Game Change

Game Change

The Life and Death of Steve Montador and the Future of Hockey

Book - 2017
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The story of hockey player Steve Montador, who passed away at the age of 35, a victim of chronic traumatic encephalopathy.
Publisher: [Toronto] :, Signal,, 2017
ISBN: 9780771027475
0771027478
Branch Call Number: 796.96209 Monta -D
Characteristics: 357 pages

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sallyd99
Aug 04, 2019

This book is compelling reading. I'm not a big hockey fan but I couldn't put this book down. Steve Montador is such a loveable man and Dryden brings him to life in such a way that we really care about what is happening to "Monty". This book provides deep insight into why athletes continue to play, even when we think their injury is too serious and want to shake our heads at why the heck a pro athlete would risk it.
Absolutely loved this, and hate Gary Bettman even more after reading this. I don't know how that man sleeps at night.

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Arwinstein
Jul 23, 2018

Excellent book. Also provides a moving account on why somebody would keep playing hockey despite the pain and injuries. This is a must read for any sports lover, the fallout from CTE is going to affect many sports in the years to come.

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MikeHanafin
Jul 21, 2018

This is the most important hockey book (and maybe sports book) in a generation, and an absolute must-read for any hockey fan, or sports fan. You’ll likely never watch the game the same after reading it. Or think about concussions and CTE (a brain disease linked to concussions).
And the last 50+ pages are Dryden’s impassioned plea to NHL Commissioner Gary Bettman to take action—action only Bettman can spearhead, but has so-far been reluctant to act on seriously—to change the game’s rules to truly protect players from concussions. Just two rules. Bettman instead sounds like a climate-change denier waiting for “the science to come in”.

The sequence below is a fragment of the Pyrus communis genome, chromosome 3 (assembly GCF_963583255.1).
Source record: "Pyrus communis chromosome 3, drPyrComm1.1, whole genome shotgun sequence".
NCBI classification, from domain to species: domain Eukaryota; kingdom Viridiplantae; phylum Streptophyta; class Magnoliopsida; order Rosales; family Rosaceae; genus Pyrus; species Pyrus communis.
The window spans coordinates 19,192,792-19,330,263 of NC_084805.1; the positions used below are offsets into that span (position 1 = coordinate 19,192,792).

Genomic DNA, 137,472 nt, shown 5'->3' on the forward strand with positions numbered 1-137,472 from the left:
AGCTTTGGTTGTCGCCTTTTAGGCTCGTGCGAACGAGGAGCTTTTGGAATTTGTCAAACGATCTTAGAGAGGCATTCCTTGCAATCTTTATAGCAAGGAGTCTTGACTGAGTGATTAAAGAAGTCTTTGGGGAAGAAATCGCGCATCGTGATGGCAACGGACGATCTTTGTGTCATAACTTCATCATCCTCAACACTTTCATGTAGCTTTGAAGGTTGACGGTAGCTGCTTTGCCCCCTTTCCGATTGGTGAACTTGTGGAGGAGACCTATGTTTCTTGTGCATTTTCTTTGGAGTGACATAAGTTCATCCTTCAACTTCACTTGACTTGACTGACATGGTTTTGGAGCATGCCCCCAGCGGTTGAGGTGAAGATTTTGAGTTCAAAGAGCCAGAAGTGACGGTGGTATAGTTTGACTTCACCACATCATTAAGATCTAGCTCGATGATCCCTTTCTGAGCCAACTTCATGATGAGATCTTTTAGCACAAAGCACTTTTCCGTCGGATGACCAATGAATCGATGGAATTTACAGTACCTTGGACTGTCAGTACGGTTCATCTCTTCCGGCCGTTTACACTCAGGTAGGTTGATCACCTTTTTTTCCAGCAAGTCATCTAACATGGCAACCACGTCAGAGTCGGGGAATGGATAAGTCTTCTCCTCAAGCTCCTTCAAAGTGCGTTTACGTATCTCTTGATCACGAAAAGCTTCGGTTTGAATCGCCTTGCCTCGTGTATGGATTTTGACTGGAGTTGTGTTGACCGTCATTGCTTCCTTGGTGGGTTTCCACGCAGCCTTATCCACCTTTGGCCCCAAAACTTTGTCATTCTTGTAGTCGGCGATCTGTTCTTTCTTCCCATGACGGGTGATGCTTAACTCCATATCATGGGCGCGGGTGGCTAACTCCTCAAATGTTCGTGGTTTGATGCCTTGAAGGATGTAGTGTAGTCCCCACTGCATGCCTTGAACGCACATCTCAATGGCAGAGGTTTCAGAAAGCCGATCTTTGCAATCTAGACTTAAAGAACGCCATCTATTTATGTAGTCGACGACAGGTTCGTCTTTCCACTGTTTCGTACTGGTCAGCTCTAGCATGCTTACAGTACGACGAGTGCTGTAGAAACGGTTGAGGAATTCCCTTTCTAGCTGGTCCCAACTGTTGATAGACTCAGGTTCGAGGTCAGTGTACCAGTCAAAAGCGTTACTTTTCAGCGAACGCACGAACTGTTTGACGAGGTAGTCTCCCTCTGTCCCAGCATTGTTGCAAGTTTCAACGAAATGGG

Dryden’s incredibly well-researched story on Montador’s life, career, concussions, and concussion-related death is gripping from start to finish (Montador’s family co-operated fully, even allowing access to his personal journal/diary). I was left so many times asking “How/why did doctors keep allowing him to play???”
Read it, and if you ever hear someone (Bettman, or any other NHL official) deny the absolute connection between concussions and CTE, you’ll know they haven’t read this book.

s
soibhan
Jan 22, 2018

An important book with a message that needs implementing before more lives are wasted. There should be no need for goons or head hits in such a wonderful game. I hope Dryden and other credible advocates relentlessly pursue Bettman until he does the right thing.

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paulbifford
Dec 04, 2017

Lifelong hockey fan, and this book changed my view on 'finishing your check'

debwalker Aug 19, 2017

CTE in the NHL. By one of the greats.

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